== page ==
Women remain concentrated in college majors that pay the least, say education experts.
“Women [are] still concentrated in college majors that are the least paying,” said Anthony P. Carnevale, research professor and director of Georgetown University’s Center on Education and the Workforce at a recent educator’s conference.
Those college majors include early childhood education, medical assistance, student counseling, communication disorders, library sciences, nursing and nutrition.
Conversely, men are concentrated in the higher-paying fields of naval architecture, and mechanical, electrical and nuclear engineering.
Early childhood education is the major with the highest proportion of women (97 percent) but it is also with the second lowest-paying bachelor’s degree major with a median earnings of $36,000, according to the Economic Value of College Majors by Georgetown University Center on Education and the Workforce.
Communication disorders sciences and services has the fourth-highest concentration of women (94 percent), and is among the 10 lowest-paying bachelor’s degree with a median earning of $40,000, according to the report.
The majors in which women are most heavily concentrated are almost exclusively in education and health, the report said.
However, in eight of the 10 highest-paying college majors, men represented more than 80 percent of college graduates in those fields, according to AEIdea’s analysis of a Glassdoor report released in October 2016.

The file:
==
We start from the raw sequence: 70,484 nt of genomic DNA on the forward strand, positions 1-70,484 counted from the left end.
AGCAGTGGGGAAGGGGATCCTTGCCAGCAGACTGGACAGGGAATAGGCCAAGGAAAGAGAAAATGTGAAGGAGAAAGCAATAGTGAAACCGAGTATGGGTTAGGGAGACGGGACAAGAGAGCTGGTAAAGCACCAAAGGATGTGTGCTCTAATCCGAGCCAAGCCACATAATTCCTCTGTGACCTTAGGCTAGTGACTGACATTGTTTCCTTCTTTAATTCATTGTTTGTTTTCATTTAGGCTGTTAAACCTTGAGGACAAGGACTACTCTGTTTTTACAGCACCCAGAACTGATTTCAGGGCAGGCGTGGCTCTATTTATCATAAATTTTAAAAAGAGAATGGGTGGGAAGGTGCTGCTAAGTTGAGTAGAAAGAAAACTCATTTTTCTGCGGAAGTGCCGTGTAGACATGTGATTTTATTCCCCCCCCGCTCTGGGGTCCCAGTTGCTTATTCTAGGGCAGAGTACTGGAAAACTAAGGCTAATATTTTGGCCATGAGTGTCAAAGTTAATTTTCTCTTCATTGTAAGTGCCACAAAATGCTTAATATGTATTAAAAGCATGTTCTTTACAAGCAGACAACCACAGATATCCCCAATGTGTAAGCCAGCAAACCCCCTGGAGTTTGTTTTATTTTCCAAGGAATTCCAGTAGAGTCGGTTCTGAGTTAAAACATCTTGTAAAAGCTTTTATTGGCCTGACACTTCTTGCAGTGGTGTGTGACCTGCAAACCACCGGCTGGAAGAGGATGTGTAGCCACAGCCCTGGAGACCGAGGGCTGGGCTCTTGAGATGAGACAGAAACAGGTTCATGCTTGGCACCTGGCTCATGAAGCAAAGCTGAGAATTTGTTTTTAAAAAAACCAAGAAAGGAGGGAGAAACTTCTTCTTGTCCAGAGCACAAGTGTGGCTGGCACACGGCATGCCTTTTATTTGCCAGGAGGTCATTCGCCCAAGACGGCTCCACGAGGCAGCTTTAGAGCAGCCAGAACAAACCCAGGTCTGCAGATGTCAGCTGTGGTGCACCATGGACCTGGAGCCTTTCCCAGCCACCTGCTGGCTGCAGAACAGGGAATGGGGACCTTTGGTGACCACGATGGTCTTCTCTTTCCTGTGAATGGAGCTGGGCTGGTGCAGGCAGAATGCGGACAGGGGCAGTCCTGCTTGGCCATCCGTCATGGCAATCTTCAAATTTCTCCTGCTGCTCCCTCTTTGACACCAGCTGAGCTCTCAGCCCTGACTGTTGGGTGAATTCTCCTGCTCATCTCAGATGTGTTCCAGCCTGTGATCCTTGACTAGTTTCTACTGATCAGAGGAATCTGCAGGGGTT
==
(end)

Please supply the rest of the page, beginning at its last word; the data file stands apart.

“Conformity to social expectations, gender stereotypes, gender roles and lack of role models continue to channel girls’ career choices away from STEM fields,” psychology professor Martin Bauer of the London School of Economics told CNN Money.
“People have their stereotype and expectations of what a woman leader should be,” said Yves Salomon-Fernandez, president of Cumberland County College in New Jersey, at the Association of College Educators at their annual meeting in Washington D.C. last week.
“I am expected to be warmer, lovey-dovey, and touch-feely, which truly isn’t my perspective,” Salomon-Fernandez said.
“When women act in ways that are consistent of stereotypes, they are viewed as less confident leaders. When we act in ways that are inconsistent of stereotypes, we are considered unfeminine,” said Margaret L. Drugovich, president of Hartwick College in Oneota, New York, at the ACE meet.
“Women leaders are subjected to have higher confidence standards, and, unfortunately, we have to prove our confidence over and over again.”
Globally, women make up only 28 percent of people working in science, technology, engineering and mathematics (STEM) careers, according to statistics from UNESCO in 2015. Even in North America and Western Europe, women make up only 32 percent in STEM careers, according to the statistics.
Studies have found that when women gain a greater share of traditional men’s careers, wages go down.